Monday, August 6, 2012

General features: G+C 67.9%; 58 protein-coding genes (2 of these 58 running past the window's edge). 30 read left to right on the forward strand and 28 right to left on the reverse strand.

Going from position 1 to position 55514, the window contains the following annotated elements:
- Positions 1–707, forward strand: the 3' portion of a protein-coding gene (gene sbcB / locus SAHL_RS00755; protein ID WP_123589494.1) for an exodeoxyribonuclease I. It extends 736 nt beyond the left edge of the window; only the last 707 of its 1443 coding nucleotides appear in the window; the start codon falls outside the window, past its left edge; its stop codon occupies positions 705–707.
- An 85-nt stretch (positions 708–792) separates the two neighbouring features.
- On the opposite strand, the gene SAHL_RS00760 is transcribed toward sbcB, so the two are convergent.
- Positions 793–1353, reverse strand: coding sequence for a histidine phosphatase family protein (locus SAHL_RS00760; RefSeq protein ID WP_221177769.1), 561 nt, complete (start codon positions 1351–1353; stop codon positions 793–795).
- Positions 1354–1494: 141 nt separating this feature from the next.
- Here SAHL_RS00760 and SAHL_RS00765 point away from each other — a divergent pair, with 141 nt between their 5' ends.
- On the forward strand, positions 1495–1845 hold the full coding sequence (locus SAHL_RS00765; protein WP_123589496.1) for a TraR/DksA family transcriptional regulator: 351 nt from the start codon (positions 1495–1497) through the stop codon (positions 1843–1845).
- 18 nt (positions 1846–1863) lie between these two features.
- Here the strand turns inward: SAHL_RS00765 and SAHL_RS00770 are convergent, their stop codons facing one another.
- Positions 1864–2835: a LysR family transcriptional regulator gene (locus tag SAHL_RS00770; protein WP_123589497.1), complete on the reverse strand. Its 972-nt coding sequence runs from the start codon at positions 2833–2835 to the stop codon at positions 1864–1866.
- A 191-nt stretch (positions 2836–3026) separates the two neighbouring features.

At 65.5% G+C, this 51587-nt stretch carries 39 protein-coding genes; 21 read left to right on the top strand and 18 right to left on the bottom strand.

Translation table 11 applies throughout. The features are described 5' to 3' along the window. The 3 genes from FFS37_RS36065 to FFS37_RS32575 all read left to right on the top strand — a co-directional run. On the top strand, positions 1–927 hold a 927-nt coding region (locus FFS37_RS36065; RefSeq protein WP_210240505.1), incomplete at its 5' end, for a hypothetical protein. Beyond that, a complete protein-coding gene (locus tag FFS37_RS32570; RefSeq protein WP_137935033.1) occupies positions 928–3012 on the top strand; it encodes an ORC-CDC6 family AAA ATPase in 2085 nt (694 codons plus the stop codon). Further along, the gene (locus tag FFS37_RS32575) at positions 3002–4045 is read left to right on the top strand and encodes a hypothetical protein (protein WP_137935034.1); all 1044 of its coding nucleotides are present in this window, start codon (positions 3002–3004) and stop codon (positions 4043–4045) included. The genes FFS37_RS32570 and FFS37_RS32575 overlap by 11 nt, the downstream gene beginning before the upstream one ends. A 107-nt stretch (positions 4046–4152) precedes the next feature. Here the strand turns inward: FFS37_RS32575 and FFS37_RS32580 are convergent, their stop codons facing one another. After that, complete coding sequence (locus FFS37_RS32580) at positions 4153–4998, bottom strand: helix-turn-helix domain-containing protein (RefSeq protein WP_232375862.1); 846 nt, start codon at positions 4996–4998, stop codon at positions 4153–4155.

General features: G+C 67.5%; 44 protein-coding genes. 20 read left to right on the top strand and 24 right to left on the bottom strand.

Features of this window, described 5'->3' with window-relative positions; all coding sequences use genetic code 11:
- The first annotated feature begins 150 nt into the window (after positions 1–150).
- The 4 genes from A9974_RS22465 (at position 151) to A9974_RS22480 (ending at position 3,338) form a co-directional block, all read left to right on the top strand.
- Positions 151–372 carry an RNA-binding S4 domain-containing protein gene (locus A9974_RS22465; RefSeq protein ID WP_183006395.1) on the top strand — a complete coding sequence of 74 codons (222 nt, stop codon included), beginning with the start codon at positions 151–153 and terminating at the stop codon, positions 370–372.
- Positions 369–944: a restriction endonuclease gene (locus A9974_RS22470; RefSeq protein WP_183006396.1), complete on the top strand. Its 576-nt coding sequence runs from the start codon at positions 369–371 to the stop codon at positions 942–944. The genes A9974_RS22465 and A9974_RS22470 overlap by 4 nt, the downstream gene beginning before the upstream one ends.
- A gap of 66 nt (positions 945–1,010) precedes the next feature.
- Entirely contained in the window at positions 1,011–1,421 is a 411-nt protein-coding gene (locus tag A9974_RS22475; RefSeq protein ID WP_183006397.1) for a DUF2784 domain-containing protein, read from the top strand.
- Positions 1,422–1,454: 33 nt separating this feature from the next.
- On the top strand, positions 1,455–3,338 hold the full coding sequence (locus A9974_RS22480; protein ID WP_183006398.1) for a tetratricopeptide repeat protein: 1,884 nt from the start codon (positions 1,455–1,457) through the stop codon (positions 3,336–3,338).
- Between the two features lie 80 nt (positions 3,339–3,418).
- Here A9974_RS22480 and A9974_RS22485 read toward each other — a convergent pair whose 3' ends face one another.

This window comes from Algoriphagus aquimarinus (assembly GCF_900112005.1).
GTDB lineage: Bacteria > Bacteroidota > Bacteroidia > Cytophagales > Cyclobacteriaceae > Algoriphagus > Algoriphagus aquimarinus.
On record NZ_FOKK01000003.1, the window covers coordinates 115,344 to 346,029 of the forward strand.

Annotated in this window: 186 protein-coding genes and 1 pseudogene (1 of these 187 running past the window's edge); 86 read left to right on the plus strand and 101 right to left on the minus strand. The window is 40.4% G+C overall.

Pine Crest Inn - refreshing a Tryon tradition enjoyment and brought back to For the last five to six months, life furniture pieces that have been Mark Parsons has made it his a part of the inn for 80 - 90 years. aspiration to breathe a bit of new Parsons said they’ve also slowly life into Tryon’s historic Pine modernized bathrooms and other features of guest rooms. Crest Inn. “I think the Parsons took Pine Crest Inn is on the position “I think the Pine Crest a place of beauty of operations and history that m a n a g e r o f Inn is a place of beauty people apprecithe more than and history that people ate,” Parsons 1 0 0 - y e a r- o l d appreciate. This is a place said. “This is a inn earlier this place where we year. He said he where we invite people to invite people to and owner Carl come and rest. We want come and rest. Caudle aim to them to feel that they can We want them remind people to feel that they why the inn has come here to heal from can come here been a mainstay work, heal from sadness; to heal from of the area for work, heal from more than 100 heal from anything, sadness; heal years. really.” from anything, “Carl [Cau-- Mark Parsons really.” dle] has been Over the last the leading light here,” Parsons said. “I believe he few months, Pine Crest workers brought me on board to assist in have also spent a considerable his aim of maintaining the tradition amount of time entertaining corand character of this historic inn porate groups. Parsons hopes these but at the same time keep it fresh.” guests will enjoy their stay enough Sustaining that tradition, yet to come back as individuals or providing some modernity, is recommend the inn and area to where Parsons’ years of experience friends and family. Parsons, whose first career was in the hospitality industry come as a choral instructor, has spent his into play. “Great service is an art,” Par- second career in the hospitality insons said. “It’s about the experi- dustry. Parsons worked for Robert ence the guest has while they are Mondavi in wine education and then Spier South African wines. here.” To enhance that experience, The South Africa job started out Parsons and Caudle have slowly as a two-month consulting stint worked to update the inn’s look and transformed into a two-year and feel. They’ve refreshed the stay. Now, he said he’s excited to main sitting area with lighter paint get wine and food events back up colors, added a piano for guests’ and running at Pine Crest. by Samantha Hurst